It is widely recognized by the global scientific community that energy consumption from non-renewable sources, such as oil or coal, is responsible for producing large quantities of Greenhouse Gases (GHG’s), particularly CO2, which is largely responsible for global warming [2]. Moreover, Ganem [1] assert that the industrial revolution led to the architectural modernist movement, in which, emphasis was placed on the efficiency of the form-function concept, with the incorporation of artificial ventilation and lighting devices and auxiliaries. Regarding the principles of sustainability, the use of conventional mechanical systems to attain acceptable comfort levels was questioned by [3] in fragile economies of developing countries.

Traditional buildings in the southern part of Ghana which is a predominantly warm-humid environment are developed with three notable characteristics: 1) outward-looking terraces and open courtyards; 2) steeply pitched roof with wide overhangs; 3) large and fully openable windows [4]. The outward-looking terraces and open courtyards making up approximately 50% of the total floor area which serves as space for outdoor activities were an important space for typically extended families. The steeply pitched roof with wide overhang provides shade and protects buildings from rain. The large windows allowed efficient air movement for natural ventilation. The design of the traditional buildings was predominantly low rise with shallow plan buildings to allow vitiated air to be easily exhausted to the outside [5].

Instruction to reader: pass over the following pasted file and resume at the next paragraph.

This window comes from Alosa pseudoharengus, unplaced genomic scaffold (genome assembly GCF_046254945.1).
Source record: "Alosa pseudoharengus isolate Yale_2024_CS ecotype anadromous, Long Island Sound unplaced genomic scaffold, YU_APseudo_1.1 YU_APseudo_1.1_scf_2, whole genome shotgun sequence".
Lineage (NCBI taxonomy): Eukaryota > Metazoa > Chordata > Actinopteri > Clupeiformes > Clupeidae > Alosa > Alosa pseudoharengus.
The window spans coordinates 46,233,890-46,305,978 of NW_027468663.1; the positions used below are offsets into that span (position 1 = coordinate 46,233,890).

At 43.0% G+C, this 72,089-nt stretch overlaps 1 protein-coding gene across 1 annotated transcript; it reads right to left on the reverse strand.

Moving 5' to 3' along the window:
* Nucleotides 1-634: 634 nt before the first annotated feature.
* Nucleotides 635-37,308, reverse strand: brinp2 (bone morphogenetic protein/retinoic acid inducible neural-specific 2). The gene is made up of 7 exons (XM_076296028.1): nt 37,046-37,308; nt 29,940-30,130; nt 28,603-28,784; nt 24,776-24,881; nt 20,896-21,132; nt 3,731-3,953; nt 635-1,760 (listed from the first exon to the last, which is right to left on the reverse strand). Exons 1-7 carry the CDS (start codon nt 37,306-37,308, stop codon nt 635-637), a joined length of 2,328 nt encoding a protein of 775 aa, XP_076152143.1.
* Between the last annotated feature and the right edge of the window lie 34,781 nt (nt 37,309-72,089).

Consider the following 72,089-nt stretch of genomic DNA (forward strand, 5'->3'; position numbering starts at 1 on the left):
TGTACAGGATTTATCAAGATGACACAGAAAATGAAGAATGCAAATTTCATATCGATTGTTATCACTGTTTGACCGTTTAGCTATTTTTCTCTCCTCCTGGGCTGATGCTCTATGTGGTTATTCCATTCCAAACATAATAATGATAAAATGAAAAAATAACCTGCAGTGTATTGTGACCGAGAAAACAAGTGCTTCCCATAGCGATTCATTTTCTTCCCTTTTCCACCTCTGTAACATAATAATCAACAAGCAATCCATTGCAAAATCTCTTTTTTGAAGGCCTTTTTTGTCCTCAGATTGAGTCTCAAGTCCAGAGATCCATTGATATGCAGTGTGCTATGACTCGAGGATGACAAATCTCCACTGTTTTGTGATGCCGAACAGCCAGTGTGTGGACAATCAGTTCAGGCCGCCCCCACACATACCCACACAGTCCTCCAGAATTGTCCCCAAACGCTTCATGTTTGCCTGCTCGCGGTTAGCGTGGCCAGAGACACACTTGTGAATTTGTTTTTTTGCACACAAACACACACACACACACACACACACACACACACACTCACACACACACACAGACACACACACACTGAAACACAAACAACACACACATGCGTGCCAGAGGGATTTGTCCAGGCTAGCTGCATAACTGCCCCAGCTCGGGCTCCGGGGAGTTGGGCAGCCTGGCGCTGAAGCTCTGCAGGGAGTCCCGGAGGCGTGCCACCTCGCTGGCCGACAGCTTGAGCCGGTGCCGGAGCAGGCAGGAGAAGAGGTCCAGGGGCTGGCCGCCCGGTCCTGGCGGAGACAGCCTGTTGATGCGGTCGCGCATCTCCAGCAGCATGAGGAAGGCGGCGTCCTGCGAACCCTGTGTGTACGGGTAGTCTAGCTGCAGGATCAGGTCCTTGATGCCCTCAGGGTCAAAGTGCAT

The bulk of the housing stock of Ghana in cities such as Accra and Kumasi are developed in the form of single-family houses on residential plots [6]. Most of the housing stock have adopted temperate style glass-clad buildings into the architectural character that exacerbates the uncomfortable conditions experienced in buildings [7]. Moreover, the windows of most of the new houses are not shaded, resulting in easy penetration of the sun rays into living spaces. As a result, spaces in buildings assume very high temperatures without the use of an air-conditioner. Consequently, hot micro-climate is induced in dense areas of cities which in effect discourages the use of natural ventilation because the buildings lack free movement of air. Natural ventilation has been replaced by air conditioning in the name of “modernity”. The above contributes to high energy consumption in buildings.